The Spanish originators of a new jumping series have suffered a setback in their bid to keep monopoly control in the US. The FEI Tribunal has dismissed their appeal against the FEI’s approval of a rival series from US jumping promoters Morrissey Management Group (MMG).
Spanish show organizers Daniel Entrecanales and Pablo Marquez had hired MMG to work with them in the US, but claim MMG went behind their backs and stole their idea. The Spaniards had previously filed a complaint against MMG for, among other things, copyright infringement in the Federal Court of the Southern District of Florida. This goes to trial in December. However, the FEI maintained that the Florida proceedings are irrelevant to the process of FEI competition format approvals. By approving MMG’s rival series the FEI was not “disapproving” the Spaniards’ original idea; there is an ample “pool” of horses and riders to service both series.
The Appellants said that in 2011 they conceived a new show jumping format, styled after American sports leagues. They called it JumpingClash SL, spent nine years developing it and obtained copyright in 2012. The FEI was consulted throughout and approved the individual and team competition formats in 2019.
The appellants felt that north America rather than Europe was the best region for launch. They renamed it National Equestrian League (NEL), and in October 2018 hired MMG to bring NEL to fruition.
They all worked together till March 2020, when the Spanish discovered MMG had developed a competing series called Major League Show Jumping (MLSJ), bringing in partner Keean White of Angelstone Farms in Canada and sidelining the Spanish.
Upon hearing MMG had submitted MLSJ for FEI board approval, the Spanish asked the FEI to refrain until the Florida proceedings were exhausted. This was denied, and in August 2020 the FEI approved MLSJ.
The appellants felt they would suffer significant financial hardship and lodged an appeal (represented by Morgan Sports Law) last September. The FEI decision was “arbitrary and grossly erroneous,” by failing to comply with applicable FEI rules, regulations and policies; by not honouring FEI past practice or upholding the FEI’s ethics and values; and by not basing the decision on substantial, credible evidence.
The appellants say the FEI’s mission is “to drive and develop equestrian sport globally in a modern, sustainable and structured manner with guaranteed integrity, athlete welfare, equal opportunity and a fair and ethical partnership with the horse.” Yet the MLSJ was produced through “unethical means” by falsely obtaining concepts and later claiming them for their own. The Spanish had no idea MMG were “disloyally working behind their backs.”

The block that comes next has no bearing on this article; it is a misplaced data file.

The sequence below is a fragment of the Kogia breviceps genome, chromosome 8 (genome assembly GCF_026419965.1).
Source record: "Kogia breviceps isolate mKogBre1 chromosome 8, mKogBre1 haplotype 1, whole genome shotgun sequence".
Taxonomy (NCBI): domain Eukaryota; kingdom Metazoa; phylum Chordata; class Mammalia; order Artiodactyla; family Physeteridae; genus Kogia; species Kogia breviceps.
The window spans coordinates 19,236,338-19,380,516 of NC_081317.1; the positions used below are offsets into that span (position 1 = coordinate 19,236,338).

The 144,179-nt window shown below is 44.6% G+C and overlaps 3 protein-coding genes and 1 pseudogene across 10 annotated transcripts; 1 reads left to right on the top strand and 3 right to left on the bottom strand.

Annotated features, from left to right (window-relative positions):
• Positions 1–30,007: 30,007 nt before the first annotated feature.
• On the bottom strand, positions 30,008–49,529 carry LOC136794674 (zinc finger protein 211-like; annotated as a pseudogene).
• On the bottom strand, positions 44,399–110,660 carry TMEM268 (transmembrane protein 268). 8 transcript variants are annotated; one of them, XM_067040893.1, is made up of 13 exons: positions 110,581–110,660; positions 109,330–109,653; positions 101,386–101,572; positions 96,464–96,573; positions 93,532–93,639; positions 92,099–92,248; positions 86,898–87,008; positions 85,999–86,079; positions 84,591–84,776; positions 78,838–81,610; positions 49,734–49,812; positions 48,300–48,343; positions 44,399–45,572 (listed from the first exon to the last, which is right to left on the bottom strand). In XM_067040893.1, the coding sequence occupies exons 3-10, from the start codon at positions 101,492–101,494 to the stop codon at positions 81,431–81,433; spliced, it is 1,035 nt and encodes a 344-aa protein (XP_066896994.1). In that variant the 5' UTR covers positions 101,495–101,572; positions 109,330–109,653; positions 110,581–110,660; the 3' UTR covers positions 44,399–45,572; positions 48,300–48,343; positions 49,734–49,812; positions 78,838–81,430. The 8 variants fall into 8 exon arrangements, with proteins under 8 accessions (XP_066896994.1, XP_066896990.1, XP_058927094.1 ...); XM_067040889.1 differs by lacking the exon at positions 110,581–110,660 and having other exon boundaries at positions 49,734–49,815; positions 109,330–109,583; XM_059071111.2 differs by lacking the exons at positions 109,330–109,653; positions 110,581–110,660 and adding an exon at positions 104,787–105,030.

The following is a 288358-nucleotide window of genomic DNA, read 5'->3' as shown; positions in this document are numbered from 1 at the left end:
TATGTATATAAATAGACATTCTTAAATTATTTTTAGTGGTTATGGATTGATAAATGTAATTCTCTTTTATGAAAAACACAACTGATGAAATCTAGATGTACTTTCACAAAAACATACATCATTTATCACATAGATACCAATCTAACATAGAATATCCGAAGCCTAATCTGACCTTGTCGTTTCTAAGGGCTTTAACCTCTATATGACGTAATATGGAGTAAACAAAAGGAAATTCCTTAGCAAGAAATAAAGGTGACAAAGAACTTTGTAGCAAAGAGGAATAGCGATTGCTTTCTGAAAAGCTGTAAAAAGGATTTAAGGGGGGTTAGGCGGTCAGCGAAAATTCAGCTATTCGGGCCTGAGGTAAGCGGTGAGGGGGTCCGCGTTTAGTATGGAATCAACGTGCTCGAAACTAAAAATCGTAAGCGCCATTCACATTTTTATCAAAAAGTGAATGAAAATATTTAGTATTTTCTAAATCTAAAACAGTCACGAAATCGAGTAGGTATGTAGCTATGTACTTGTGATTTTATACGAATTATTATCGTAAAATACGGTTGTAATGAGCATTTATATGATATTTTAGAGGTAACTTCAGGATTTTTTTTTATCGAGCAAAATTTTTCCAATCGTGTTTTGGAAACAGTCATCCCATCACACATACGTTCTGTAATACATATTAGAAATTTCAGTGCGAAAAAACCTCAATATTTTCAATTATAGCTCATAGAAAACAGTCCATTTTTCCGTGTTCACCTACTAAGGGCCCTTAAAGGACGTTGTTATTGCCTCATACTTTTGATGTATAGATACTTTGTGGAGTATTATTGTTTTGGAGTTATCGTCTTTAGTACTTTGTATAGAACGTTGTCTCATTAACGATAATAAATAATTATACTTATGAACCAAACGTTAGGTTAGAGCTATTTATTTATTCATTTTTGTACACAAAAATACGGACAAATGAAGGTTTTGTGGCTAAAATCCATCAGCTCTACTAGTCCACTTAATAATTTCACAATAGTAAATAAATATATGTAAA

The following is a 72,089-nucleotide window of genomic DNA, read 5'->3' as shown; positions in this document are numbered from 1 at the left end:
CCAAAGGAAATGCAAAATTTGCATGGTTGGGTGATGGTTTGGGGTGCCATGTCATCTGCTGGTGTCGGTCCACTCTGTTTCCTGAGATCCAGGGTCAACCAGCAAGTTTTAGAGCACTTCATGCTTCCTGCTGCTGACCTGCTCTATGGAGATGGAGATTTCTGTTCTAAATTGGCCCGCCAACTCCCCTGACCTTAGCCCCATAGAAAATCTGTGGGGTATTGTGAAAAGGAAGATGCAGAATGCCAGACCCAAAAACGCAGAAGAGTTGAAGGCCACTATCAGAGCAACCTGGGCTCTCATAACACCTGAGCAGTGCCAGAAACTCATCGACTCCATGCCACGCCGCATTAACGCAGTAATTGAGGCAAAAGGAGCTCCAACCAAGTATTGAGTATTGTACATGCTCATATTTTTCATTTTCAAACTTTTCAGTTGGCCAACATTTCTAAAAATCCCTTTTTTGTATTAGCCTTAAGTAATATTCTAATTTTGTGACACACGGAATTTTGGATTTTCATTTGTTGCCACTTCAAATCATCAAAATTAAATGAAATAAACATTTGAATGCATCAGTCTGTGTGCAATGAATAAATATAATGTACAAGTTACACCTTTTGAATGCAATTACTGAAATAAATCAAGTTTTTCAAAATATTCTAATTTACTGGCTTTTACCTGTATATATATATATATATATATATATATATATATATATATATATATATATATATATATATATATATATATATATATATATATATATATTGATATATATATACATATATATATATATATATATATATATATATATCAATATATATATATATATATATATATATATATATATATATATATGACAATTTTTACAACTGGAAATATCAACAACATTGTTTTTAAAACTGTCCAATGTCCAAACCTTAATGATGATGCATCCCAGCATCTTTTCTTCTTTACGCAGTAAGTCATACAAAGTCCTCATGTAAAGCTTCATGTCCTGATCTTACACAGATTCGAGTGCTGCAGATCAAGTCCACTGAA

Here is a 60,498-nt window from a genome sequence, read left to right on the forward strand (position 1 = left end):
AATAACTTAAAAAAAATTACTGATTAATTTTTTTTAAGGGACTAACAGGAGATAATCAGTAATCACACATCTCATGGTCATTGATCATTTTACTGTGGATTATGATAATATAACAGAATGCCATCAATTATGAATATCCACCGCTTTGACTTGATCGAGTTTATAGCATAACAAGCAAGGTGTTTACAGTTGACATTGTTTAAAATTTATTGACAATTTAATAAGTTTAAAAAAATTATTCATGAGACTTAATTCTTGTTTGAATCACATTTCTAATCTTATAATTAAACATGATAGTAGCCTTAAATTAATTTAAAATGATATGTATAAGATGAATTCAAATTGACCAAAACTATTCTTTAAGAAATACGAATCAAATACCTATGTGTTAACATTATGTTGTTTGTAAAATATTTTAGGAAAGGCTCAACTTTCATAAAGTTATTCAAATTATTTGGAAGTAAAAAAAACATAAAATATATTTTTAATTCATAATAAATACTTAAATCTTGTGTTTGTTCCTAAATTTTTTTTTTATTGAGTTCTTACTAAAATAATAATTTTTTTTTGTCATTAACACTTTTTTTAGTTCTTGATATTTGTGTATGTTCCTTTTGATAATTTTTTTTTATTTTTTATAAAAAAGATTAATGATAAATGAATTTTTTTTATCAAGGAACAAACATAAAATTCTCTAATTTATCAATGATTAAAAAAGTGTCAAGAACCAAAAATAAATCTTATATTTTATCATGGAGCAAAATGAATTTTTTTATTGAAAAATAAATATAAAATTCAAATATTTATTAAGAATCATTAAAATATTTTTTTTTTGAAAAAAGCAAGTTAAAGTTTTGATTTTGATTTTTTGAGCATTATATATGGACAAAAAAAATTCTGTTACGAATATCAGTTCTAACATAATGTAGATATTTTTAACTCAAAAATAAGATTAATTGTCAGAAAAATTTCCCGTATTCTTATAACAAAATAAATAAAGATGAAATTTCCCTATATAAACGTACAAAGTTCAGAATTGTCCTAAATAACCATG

The FEI argued that as a governing body their function is only to approve a series from a sporting and technical point of view.
The FEI was not “disapproving” the NEL; it is “totally normal “ to have several competitions in various sports. Fifteen jumping series are currently approved by the FEI, based on compliance with sporting and technical requirements. If other organizers had the right to oppose new series, the Global Champions League and Global Champions Tour or Rolex Grand Slam would be entitled to appeal. This would restrict the market and itself be antitrust. The FEI highlighted its adherence to Belgian and European Competition Regulations after various claims for alleged infringements in 2018.
Copyright issues were the sole responsibility of the appellants and it would be inappropriate for the FEI Tribunal to pre-empt the Florida courts. The appellants hadn’t found a single provision in the FEI rulebook that required copyright issues to be decided prior to FEI Board approval.
The FEI also argued that each individual show would take place anyway. The MLSJ mostly links existing events so would not place additional demands on horses or create welfare concerns, as the appellants alleged.
The Tribunal decision followed a hearing by video link. While Keean White and Matthew Morrissey appeared as witnesses for the FEI, the 35-page decision notice contains no detail about their early collaborations with the Spanish, or when or how MMG allegedly went behind their backs.
The decision mostly centred around numerous complex legal points and the admissibility of evidence. The appellants also argued, unsuccessfully, that the FEI approval of MSJL was not valid as it took place during a videoconference (due to Covid) and not at one of the two “set” annual main in-person board meetings.
Unusually, the FEI even claimed that its own Tribunal had no jurisdiction to hear this particular case, though that argument was rejected.
In dismissing the appeal, the Tribunal upheld the FEI board decision to approve MLSJ and ordered each party to bear its own costs. The decision may be appealed to the Court of Arbitration for Sport (CAS) within 21 days.